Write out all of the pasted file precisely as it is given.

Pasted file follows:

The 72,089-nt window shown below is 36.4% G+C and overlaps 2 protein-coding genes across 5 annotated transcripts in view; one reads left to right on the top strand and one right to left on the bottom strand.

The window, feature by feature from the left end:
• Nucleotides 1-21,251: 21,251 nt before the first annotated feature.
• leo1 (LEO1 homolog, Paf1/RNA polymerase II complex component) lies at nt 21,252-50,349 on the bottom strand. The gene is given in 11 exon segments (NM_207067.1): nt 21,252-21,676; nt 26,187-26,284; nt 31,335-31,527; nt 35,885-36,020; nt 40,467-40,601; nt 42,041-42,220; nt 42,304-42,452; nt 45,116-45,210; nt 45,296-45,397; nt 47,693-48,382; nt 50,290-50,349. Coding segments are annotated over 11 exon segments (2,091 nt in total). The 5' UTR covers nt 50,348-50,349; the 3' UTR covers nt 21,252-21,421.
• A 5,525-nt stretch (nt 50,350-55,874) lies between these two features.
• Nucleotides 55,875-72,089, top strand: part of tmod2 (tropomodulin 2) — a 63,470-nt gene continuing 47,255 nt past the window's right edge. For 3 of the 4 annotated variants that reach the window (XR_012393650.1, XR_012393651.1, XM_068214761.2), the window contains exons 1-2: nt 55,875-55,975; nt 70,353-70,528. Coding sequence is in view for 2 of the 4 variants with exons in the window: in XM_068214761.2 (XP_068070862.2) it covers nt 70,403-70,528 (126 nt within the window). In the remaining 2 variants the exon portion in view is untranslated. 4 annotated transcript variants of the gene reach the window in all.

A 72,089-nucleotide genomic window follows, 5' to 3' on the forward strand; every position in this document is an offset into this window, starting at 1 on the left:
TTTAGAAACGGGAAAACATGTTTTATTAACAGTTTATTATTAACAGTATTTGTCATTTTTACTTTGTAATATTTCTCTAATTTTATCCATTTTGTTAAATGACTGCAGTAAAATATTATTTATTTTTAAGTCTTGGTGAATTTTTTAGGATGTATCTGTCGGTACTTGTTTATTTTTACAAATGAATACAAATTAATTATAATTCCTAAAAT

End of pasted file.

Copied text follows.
The 72,089-nt window shown below is 36.4% G+C and overlaps 2 protein-coding genes across 5 annotated transcripts in view; one reads left to right on the top strand and one right to left on the bottom strand.

The window, feature by feature from the left end:
• Nucleotides 1-21,251: 21,251 nt before the first annotated feature.
• leo1 (LEO1 homolog, Paf1/RNA polymerase II complex component) lies at nt 21,252-50,349 on the bottom strand. The gene is given in 11 exon segments (NM_207067.1): nt 21,252-21,676; nt 26,187-26,284; nt 31,335-31,527; nt 35,885-36,020; nt 40,467-40,601; nt 42,041-42,220; nt 42,304-42,452; nt 45,116-45,210; nt 45,296-45,397; nt 47,693-48,382; nt 50,290-50,349. Coding segments are annotated over 11 exon segments (2,091 nt in total). The 5' UTR covers nt 50,348-50,349; the 3' UTR covers nt 21,252-21,421.
• A 5,525-nt stretch (nt 50,350-55,874) lies between these two features.
• Nucleotides 55,875-72,089, top strand: part of tmod2 (tropomodulin 2) — a 63,470-nt gene continuing 47,255 nt past the window's right edge. For 3 of the 4 annotated variants that reach the window (XR_012393650.1, XR_012393651.1, XM_068214761.2), the window contains exons 1-2: nt 55,875-55,975; nt 70,353-70,528. Coding sequence is in view for 2 of the 4 variants with exons in the window: in XM_068214761.2 (XP_068070862.2) it covers nt 70,403-70,528 (126 nt within the window). In the remaining 2 variants the exon portion in view is untranslated. 4 annotated transcript variants of the gene reach the window in all.

A 72,089-nucleotide genomic window follows, 5' to 3' on the forward strand; every position in this document is an offset into this window, starting at 1 on the left:
TTTAGAAACGGGAAAACATGTTTTATTAACAGTTTATTATTAACAGTATTTGTCATTTTTACTTTGTAATATTTCTCTAATTTTATCCATTTTGTTAAATGACTGCAGTAAAATATTATTTATTTTTAAGTCTTGGTGAATTTTTTAGGATGTATCTGTCGGTACTTGTTTATTTTTACAAATGAATACAAATTAATTATAATTCCTAAAAT